Please use this identifier to cite or link to this item: http://ahro.austin.org.au/austinjspui/handle/1/17524
Title: Clinical Obesity Services in Public Hospitals in Australia: a position statement based on expert consensus.
Authors: Atlantis, E;Kormas, N;Samaras, K;Fahey, P;Sumithran, Priya;Glastras, S;Wittert, G;Fusco, K;Bishay, R;Markovic, T;Ding, L;Williams, K;Caterson, I;Chikani, V;Dugdale, P;Dixon, J
Affiliation: School of Nursing and Midwifery, Western Sydney University, Penrith, Australia
Capital Markets Cooperative Research Centre, Sydney, Australia.. School of Medicine, The University of Adelaide, Adelaide, Australia
Department of Endocrinology and Metabolism, Concord Repatriation General Hospital, Sydney, Australia
Department of Endocrinology, Campbelltown and Camden Hospitals, Sydney, Australia
Diabetes Obesity Metabolism Translational Research Unit, Campbelltown Hospital, Sydney, Australia
Department of Endocrinology, St Vincent's Hospital, Sydney, Australia
Diabetes and Metabolism Division, Garvan Institute of Medical Research, Sydney, Australia
School of Science and Health, Western Sydney University, Penrith, Australia
Austin Health Weight Control Clinic, Austin Health, Heidelberg, Victoria, Australia
Department of Medicine (Austin Health), University of Melbourne, Heidelberg, Australia
Department of Endocrinology, Diabetes and Metabolism, Royal North Shore Hospital, St Leonards, Australia
School of Medicine, The University of Adelaide, Adelaide, Australia
Metabolic and Weight Loss Clinic, University Clinics, Western Sydney University, Blacktown Hospital, Sydney, Australia
Boden Institute, Charles Perkins Centre, University of Sydney, Sydney, Australia
Metabolism and Obesity Services, Royal Prince Alfred Hospital, Camperdown, Australia
Department of Chemical Pathology, Royal North Shore Hospital, NSW Health Pathology, Sydney, Australia
Sydney Medical School (Nepean), Sydney, Australia
Nepean Family Obesity Services, Nepean Blue Mountains Local Health District, Sydney, Australia
Department of Diabetes and Endocrinology, The Princess Alexandra Hospital, Brisbane, Australia
Centre for Health Stewardship, The Australian National University, Canberra, Australia
Chronic Disease Management Unit, Australian Capital Territory Health Directorate, Canberra, Australia
Baker Heart and Diabetes Institute, Melbourne, Australia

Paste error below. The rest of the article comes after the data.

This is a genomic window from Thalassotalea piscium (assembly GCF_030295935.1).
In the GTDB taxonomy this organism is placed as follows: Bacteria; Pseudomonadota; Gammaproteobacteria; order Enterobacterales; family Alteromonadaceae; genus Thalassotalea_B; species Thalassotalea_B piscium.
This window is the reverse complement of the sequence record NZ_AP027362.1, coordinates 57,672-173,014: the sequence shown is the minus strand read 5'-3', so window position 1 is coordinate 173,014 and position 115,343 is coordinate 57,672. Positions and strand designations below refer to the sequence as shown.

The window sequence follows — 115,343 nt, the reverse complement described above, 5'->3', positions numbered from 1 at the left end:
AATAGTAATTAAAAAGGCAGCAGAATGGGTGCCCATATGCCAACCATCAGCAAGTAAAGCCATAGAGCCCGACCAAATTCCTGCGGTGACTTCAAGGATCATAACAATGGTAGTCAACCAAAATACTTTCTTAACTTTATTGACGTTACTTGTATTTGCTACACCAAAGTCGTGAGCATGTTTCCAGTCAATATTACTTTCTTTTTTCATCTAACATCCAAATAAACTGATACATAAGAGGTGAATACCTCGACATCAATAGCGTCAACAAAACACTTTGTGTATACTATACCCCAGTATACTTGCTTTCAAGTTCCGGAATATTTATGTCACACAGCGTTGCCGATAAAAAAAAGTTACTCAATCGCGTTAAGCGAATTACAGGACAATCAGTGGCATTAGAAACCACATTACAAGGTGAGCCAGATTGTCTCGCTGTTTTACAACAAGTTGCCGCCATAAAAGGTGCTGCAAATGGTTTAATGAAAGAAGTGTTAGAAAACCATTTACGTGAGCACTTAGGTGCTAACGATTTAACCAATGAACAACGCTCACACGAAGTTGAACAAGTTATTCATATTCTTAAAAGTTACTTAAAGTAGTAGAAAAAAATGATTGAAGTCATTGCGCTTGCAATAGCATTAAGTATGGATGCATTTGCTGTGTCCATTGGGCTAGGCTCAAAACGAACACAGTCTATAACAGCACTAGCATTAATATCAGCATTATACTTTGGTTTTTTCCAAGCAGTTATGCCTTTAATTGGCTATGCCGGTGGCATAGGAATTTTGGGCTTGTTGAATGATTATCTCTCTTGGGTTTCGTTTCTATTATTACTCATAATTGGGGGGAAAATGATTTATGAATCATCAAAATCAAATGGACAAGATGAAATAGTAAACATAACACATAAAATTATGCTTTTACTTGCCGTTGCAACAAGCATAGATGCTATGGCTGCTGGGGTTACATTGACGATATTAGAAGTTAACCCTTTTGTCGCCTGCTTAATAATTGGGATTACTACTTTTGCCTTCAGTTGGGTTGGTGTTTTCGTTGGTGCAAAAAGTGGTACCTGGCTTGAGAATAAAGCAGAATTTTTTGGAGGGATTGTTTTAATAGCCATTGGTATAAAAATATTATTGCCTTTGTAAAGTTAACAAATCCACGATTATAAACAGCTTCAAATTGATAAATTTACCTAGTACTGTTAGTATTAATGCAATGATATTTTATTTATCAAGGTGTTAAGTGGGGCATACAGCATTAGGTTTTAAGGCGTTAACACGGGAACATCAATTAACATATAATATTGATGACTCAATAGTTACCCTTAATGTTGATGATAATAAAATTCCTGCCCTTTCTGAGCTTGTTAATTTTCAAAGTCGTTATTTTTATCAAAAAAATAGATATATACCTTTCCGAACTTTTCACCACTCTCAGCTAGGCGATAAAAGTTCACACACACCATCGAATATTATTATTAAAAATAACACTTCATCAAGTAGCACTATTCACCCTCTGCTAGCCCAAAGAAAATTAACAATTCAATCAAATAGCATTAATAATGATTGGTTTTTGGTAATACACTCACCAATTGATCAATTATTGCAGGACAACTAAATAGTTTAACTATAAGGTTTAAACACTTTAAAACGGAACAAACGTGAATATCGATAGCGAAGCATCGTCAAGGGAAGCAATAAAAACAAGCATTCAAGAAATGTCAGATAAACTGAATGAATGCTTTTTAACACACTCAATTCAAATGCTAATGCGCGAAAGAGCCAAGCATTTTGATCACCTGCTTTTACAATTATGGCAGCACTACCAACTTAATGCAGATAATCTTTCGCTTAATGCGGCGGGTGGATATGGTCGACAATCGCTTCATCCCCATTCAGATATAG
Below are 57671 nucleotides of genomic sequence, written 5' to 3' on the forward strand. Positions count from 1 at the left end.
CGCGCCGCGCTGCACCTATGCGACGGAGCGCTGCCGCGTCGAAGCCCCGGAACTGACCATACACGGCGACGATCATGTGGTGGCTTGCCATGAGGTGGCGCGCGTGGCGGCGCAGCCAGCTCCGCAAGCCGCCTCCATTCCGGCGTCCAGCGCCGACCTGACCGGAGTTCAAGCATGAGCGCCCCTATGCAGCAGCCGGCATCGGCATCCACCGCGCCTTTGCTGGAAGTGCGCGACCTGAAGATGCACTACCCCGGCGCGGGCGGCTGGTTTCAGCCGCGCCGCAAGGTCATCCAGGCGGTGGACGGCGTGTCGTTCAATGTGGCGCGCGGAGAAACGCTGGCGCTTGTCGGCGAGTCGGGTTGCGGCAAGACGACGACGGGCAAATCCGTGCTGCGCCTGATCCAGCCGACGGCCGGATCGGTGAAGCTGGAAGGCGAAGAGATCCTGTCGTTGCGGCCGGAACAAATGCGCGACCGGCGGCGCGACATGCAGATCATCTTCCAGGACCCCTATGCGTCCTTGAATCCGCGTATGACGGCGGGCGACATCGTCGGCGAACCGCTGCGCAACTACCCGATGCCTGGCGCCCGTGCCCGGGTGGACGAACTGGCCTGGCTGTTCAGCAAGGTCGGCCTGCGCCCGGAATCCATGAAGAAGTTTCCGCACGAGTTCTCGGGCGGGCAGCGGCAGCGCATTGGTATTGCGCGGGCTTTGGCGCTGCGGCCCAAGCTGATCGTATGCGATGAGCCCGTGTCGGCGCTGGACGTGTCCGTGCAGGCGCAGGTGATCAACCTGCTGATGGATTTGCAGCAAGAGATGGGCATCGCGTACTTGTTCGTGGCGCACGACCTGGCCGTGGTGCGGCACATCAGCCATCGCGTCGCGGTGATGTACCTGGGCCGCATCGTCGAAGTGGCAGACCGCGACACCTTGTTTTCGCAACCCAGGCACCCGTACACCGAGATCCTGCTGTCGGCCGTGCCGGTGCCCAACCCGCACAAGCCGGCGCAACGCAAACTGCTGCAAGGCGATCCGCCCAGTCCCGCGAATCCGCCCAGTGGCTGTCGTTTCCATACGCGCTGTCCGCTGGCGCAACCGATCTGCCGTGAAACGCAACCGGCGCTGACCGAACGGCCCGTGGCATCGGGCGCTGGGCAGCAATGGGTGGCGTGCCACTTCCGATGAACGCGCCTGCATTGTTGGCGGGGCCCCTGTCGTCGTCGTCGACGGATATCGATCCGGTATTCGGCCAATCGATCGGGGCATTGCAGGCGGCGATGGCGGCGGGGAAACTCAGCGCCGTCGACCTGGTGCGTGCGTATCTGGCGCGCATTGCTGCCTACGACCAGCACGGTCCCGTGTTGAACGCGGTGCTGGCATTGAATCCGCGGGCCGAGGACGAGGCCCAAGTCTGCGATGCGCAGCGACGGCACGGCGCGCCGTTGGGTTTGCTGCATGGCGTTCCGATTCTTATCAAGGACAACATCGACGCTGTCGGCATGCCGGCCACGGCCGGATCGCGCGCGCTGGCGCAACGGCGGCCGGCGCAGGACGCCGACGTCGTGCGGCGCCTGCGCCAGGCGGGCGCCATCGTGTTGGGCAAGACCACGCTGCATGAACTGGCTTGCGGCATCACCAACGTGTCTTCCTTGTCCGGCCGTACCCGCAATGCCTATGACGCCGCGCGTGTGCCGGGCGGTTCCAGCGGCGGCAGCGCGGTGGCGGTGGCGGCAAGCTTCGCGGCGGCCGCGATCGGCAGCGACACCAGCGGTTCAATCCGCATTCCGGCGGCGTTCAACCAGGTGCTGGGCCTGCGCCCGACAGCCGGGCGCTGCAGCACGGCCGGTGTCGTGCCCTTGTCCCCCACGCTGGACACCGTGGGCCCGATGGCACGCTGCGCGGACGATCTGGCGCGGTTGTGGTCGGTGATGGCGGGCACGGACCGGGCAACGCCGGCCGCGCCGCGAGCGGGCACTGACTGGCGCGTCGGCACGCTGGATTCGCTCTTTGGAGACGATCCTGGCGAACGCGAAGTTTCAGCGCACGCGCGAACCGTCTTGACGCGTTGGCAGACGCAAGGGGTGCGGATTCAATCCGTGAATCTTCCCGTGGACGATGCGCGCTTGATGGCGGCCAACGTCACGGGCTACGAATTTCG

Iverson Health Innovation Research Institute, Swinburne University of Technology, Hawthorn, Australia
Issue Date: 23-Apr-2018
EDate: 2018
Citation: Clinical obesity 2018; online first: 23 April
Abstract: We aimed to describe the current state of specialist obesity services for adults with clinically severe obesity in public hospitals in Australia, and to analyse the gap in resources based on expert consensus. We conducted two surveys to collect information about current and required specialist obesity services and resources using open-ended questionnaires. Organizational level data were sought from clinician expert representatives of specialist obesity services across Australia in 2017. Fifteen of 16 representatives of current services in New South Wales (n = 8), Queensland (n = 1), Victoria (n = 2), South Australia (n = 3), and the Australian Capital Territory (n = 1) provided data. The composition of services varied substantially between hospitals, and patient access to services and effective treatments were limited by strict entry criteria (e.g. body mass index 40 kg/m2 or higher with specific complication/s), prolonged wait times, geographical location (major cities only) and out-of-pocket costs. Of these services, 47% had a multidisciplinary team (MDT), 53% had an exercise physiologist/physiotherapist, 53% had a bariatric surgeon and 33% had pharmacotherapy resources. Key gaps included staffing components of the MDT (psychologist, exercise physiologist/physiotherapist) and access to publicly funded weight loss pharmacotherapy and bariatric surgery. There was consensus on the need for significant improvements in staff, physical infrastructure, access to services, education/training in obesity medicine and targeted research funding. Based on the small number of existing, often under-resourced specialist obesity services that are located only in a few major cities, the vast majority of Australians with clinically severe obesity cannot access the specialist evidence based treatments needed.
URI: http://ahro.austin.org.au/austinjspui/handle/1/17524
DOI: 10.1111/cob.12249
ORCID: http://orcid.org/0000-0001-5877-6141
PubMed URL: 29683555
Type: Journal Article
Subjects: Obesity
hospital Outpatient Clinics
specialist weight management
weight loss
Appears in Collections:Journal articles

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